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Having An Eco-Friendly Eid

This year on 4th June, Muslims all around the world will celebrate Eid al-Fitr (or the ‘Festival of Breaking the Fast’), which takes place at the end of the Islamic holy month of Ramadan. Lasting around three days, the festival is oriented around being thankful, spending time with family and friends, sharing delicious food and getting dressed up in your finest. Another Eid tradition is ‘Zakat al-Fitr’, or giving money to the poor, as is practicing forgiveness and making amends. All-in-all, Eid is a time for feeling - and doing - good.

So, when it comes to the planet, how can you ensure that it receives that same respect and gratitude so characteristic of Eid? With any celebration there can be extravagance, leading to waste and pollution of the environment. However, there are some ‘easy wins’ which help reduce the impact your Eid celebrations have on the planet, without reducing any of the enjoyment. In fact, it should boost the enjoyment, since research shows that doing good for the planet releases ‘feel good’ hormones. Win-win!

Read on for a few tips on how to make your Eid more eco-friendly this year.

1) Don’t let good food go to waste

When it comes to leftovers, we all know there’s a lot we can do to avoid them, or use them up. First off, try not to over-purchase your ingredients so you’re not overwhelmed by leftovers. (Remember: reduce first, before banking on reusing or recycling.) However, if you do end up with some extra portions, there are multiple ways you can make use of them. Trying freezing what you can, or use A&O’s fave beeswax wrap to store stuff in the fridge. Alternatively, you can always rustle up a roasted veg medley, some soup or share the surplus with those in need, your neighbours, colleagues or friends. Who could say no to delicious, free food?




2) Choose organic and fair trade

When it comes to food, home-grown, locally-farmed, organic or fair trade produce has a lower impact on the planet than that which is not. If you’re living in a city, and it’s unlikely you will acquire an allotment any time soon, don’t worry - you can check out your local farmers market for great quality, sustainable produce. There is a useful directory here for those of you who are London-based. It’s very possible to get organic halal meat, too. Just check with your butcher!

The same principle goes for clothing, too. If you buy something new, try checking out a local charity shop first (you can get some very stylish bargains), or perhaps opt for one of a range of retailers which stock ethical, fair trade clothing - like Shukr. Supporting local craftspeople is another great way to reduce your footprint, too, as this usually means the clothes have a shorter supply chain. You could also make your own clothes (if you’re skilled in that area), or do a clothes swap with friends. Fun and fruitful.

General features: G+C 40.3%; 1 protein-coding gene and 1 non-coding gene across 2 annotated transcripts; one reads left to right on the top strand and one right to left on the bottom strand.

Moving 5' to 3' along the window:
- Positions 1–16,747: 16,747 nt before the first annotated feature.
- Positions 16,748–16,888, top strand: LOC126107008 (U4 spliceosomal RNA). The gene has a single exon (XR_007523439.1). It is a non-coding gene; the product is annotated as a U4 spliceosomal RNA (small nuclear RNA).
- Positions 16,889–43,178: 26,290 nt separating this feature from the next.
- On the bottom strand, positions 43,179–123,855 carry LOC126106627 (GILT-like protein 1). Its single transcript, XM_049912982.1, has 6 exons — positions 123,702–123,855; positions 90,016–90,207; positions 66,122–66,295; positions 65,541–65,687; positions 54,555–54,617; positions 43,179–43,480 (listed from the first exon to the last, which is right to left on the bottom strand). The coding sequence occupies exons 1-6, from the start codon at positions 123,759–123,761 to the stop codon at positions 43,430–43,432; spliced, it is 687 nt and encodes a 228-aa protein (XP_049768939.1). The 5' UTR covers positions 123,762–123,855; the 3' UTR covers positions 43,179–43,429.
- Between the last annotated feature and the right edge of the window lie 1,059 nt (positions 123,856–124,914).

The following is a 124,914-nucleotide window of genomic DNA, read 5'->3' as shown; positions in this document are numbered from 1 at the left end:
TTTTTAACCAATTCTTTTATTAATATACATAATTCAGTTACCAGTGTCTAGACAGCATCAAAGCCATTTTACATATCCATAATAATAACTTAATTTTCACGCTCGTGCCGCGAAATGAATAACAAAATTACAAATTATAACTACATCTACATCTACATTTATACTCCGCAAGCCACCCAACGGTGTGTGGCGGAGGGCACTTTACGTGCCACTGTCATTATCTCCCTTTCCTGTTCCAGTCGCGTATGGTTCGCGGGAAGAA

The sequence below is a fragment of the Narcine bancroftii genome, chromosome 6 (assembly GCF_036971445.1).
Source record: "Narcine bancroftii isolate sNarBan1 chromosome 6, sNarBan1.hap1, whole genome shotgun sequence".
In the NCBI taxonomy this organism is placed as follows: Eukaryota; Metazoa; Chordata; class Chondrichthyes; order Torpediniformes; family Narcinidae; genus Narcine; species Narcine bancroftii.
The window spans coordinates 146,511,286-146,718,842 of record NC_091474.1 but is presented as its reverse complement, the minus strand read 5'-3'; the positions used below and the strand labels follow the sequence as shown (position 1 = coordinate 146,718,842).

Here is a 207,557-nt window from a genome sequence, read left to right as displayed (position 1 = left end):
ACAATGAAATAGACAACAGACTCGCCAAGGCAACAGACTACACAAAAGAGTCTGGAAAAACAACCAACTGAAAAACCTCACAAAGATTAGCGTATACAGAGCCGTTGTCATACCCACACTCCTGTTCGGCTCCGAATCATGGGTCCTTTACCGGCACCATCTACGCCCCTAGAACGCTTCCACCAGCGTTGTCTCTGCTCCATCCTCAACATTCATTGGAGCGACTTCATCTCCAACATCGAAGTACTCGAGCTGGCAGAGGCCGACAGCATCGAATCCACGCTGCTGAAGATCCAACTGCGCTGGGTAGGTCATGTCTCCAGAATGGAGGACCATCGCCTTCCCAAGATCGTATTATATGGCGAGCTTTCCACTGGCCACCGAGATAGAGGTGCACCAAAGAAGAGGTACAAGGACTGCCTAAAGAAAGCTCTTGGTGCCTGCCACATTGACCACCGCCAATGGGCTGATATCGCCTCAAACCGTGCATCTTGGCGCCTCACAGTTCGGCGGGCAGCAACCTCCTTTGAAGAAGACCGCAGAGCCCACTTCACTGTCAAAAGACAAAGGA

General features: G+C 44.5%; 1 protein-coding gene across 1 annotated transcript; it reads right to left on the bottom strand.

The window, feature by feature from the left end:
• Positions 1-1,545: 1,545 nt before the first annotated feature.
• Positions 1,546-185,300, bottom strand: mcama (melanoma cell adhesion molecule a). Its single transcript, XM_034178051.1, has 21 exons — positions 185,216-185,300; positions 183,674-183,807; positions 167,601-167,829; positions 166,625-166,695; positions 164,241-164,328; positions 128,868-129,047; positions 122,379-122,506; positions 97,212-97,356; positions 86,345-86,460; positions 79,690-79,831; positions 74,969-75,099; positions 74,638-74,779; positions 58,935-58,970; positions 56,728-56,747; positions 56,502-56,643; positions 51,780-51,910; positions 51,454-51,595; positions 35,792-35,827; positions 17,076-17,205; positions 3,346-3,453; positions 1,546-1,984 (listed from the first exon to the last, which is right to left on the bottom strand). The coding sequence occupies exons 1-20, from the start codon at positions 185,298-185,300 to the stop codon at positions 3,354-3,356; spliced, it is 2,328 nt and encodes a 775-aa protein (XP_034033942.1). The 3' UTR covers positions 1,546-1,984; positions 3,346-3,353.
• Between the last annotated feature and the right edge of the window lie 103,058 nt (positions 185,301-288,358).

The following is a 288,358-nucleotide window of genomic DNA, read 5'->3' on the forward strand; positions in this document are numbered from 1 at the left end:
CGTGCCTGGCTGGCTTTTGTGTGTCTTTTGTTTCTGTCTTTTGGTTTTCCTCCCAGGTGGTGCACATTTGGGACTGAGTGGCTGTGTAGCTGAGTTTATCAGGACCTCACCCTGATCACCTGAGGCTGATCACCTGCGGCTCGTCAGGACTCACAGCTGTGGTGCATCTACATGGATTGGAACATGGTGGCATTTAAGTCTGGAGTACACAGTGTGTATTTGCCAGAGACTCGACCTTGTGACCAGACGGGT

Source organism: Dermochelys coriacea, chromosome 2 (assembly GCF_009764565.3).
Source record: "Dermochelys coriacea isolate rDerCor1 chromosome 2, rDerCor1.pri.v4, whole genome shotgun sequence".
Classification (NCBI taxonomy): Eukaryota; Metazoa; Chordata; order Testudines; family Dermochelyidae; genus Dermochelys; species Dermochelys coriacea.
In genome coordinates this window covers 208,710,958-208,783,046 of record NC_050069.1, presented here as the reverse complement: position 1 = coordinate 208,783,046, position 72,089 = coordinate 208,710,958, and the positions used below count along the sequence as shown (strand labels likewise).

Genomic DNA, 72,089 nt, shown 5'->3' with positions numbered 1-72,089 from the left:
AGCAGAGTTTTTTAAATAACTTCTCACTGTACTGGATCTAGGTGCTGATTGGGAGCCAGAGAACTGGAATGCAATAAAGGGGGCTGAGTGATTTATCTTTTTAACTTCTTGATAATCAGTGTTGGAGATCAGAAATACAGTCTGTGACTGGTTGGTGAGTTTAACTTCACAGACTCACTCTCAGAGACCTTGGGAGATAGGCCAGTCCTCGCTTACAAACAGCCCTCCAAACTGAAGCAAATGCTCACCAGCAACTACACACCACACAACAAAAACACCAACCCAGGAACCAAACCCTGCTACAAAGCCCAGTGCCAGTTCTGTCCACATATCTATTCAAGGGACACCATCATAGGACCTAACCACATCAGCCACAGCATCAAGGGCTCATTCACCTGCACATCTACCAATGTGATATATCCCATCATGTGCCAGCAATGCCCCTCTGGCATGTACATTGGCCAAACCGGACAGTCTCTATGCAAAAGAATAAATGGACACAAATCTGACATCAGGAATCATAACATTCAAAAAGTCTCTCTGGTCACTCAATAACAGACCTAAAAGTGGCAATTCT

3) Go plastic free

When it comes to big gatherings it can be tempting to default to plastic cutlery and plates. Instead, opt for reusable cutlery (if you don’t have enough, ask friends to bring some along - they will get into the spirit, too!). If you can’t risk going without a stash of spares, choose biodegradable versions like those from Little Cherry.

Bring out the ‘eco’ in ‘decorations’ by choosing those made out of more eco materials, such as recycled paper. You can also try making your own if you’re feeling crafty, or simply reuse the same decorations year-on-year to avoid any waste.


Gift-giving can also ramp up your carbon footprint during the festive period. So why not treat your loved ones to an eco-friendly gift this year? Check out our shop for some inspiration - from toiletries, to everyday bags, to beeswax wraps. Also, take note of what your wrapping paper is made out of - often it’s not recyclable because plastic is integrated into the paper or dyes. Try using old newspaper or plain, recycled brown paper as a more eco alternative (plus, both look cute and retro).

Don’t forget, you can make your impact spread even further by explaining to your guests what you’re doing to make your Eid (and your year generally) more sustainable and why. By enlightening loved ones, perhaps they will start to employ the same eco-behaviours themselves, and so your impact spreads wider.

Have a very happy celebration, and please do share with us your eco Eid ideas, too!


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Lydia Paris is a London based writer and content marketing consultant. Get in touch through lydiaparis@outlook.com

© Lydia Paris and Atlas & Ortus, 2019


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